The Faroe Islands. A network of 18 islands, connected by tunnels and ferries and bridges, situated halfway between Iceland and Norway. As in centuries past, fishing remains the economic ballast, and the sheep dotting the hillsides seem to agree with the Danish name for the country: “islands of sheep.” It has a landscape marked by rocky coastlines and rugged terrain, with the misty shores, hidden harbours and colourful villages making it a photographer’s paradise. Around 50,000 people call this unique and beautiful country home.
This past May, GoodSeed staff member Allan Ellingsgaard, along with John and Janice Cross, spent three weeks in the Faroe Islands. This was a trip back home for Allan, since he was raised in the Faroe Islands. For John and Janice, this was their first time in the country. Despite the innate tourist appeal of the country, the scenery and culture was not what primarily drew them to the Faroes. All three were there for the dedication of the Faroese edition of The Lamb, which was hot off the press.
It was 16 years ago that Allan first dreamed of having a book like The Lamb in Faroese. At the time, he was a leader at a youth camp in the Faroes, and he wished there was a resource that would systematically and chronologically present the gospel to children. It’s not as though the Faroese youth didn’t know the Bible’s stories. The majority of people in the Faroe Islands are very familiar with the basic tenets of the Bible—95% of the population profess to be Christians. But what Allan longed to see was a resource that put all the pieces of the Bible’s message together in a very simple way that would have a broad use, regardless of the background of the individual.
In 2008, this dream started to become a reality when a missionary from the Faroe Islands contacted Allan about the possibility of translating The Stranger into Faroese. It was deemed wise to start with a smaller project, so The Lamb was suggested as an alternative. The missionary was keen on the idea and in 2011, he began the process of translating The Lamb.
Continue reading “The launch of The Lamb in Faroese”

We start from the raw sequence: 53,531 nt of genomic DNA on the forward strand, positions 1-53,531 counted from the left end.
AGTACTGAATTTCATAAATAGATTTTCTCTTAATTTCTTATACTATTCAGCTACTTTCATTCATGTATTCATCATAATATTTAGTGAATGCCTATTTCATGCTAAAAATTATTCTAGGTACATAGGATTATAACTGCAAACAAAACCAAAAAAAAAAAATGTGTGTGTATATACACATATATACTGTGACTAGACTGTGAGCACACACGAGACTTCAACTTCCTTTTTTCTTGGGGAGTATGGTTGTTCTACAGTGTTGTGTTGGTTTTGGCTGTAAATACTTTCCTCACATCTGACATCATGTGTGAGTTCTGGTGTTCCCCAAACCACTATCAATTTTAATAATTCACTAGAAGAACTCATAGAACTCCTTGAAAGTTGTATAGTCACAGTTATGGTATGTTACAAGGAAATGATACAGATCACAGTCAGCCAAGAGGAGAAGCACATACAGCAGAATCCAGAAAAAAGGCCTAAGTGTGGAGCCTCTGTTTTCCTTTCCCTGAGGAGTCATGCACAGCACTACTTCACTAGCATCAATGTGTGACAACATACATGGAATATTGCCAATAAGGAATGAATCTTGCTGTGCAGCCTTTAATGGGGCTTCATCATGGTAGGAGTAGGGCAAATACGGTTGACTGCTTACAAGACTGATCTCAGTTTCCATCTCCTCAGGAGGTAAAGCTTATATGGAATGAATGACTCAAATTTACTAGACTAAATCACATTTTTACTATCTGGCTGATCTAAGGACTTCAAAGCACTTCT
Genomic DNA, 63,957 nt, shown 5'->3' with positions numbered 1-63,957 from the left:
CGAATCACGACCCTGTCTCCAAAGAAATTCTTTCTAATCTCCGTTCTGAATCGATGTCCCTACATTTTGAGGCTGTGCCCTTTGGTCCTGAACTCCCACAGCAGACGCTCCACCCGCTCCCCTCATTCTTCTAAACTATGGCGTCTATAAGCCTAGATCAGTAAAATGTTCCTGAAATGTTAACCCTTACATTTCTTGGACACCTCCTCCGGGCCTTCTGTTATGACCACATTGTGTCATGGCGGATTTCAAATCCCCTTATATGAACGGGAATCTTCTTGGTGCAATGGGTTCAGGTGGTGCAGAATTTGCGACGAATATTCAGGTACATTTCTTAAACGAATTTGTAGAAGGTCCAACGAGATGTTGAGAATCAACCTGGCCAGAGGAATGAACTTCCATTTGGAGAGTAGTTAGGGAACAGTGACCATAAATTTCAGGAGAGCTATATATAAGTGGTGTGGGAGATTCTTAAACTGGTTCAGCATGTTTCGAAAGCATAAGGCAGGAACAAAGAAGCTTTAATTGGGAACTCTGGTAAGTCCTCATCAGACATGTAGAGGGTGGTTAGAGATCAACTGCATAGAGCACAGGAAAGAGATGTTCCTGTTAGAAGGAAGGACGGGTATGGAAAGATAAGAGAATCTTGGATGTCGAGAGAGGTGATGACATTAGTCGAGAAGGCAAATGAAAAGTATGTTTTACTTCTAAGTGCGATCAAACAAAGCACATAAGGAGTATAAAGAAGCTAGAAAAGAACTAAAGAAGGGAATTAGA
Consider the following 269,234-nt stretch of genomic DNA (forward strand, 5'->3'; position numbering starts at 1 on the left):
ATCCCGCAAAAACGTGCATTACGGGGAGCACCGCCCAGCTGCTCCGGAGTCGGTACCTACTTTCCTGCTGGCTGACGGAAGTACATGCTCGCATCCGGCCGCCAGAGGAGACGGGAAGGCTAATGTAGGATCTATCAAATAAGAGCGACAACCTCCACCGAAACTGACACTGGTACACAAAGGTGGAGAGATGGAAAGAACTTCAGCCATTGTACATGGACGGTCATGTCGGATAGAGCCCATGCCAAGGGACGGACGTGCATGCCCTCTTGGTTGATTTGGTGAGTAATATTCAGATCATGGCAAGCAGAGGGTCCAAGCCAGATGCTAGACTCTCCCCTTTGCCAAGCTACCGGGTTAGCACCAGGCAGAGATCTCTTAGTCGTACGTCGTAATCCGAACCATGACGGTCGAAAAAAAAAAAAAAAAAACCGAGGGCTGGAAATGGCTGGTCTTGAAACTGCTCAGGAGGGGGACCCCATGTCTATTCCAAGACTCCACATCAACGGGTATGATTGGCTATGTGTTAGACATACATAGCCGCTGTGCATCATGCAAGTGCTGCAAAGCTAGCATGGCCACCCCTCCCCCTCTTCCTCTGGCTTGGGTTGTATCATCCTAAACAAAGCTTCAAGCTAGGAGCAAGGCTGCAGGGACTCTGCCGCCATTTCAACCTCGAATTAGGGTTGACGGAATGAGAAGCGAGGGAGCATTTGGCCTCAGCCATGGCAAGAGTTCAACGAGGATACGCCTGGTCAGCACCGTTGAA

Rachelle* seems to always be guiding someone through the gospel message using Par ce nom, the French edition of By This Name. Though she never sets out searching for an individual to teach, the Lord regularly brings people into her life who desire to understand the Bible’s message. Amièle, a young teenager, was one such seeker.
Amièle had a rough start in life. Her home life was defined by upheaval and uncertainty, finally culminating with a move to live with her grandparents. When a friend invited her to attend church, she agreed and began joining the teen class each week. Though she attended for a year and a half, she still understood very little about the Bible. As this became more apparent, her Sunday school teacher asked Amièle if she would like to study a book called Par ce nom. The teachers would be Rachelle and the Sunday school teacher and the participants would be Amièle, the teacher’s daughter and a young man who was not a believer.
Continue reading “What were her true intentions?”
Summer Bible camp. How Megan* loved the week-long escape into the quiet of nature. The rustic cabins nestled among the evergreens, the liveliness of the campers, the crackling bonfires in the evening… it was all one big highlight. But there was something that brought even more joy to Megan, and that was watching God at work in the hearts of the campers.
When Megan was asked to be a main speaker at a girls’ Bible camp, she was more than willing to oblige. She also knew what she would talk about. Ever since she had attended a TERM Seminar, she had been sharing the gospel using a Creation-to-Christ approach. She decided to use the five days of camp to do this once again.
Continue reading “Don’t stop! We want to hear more!”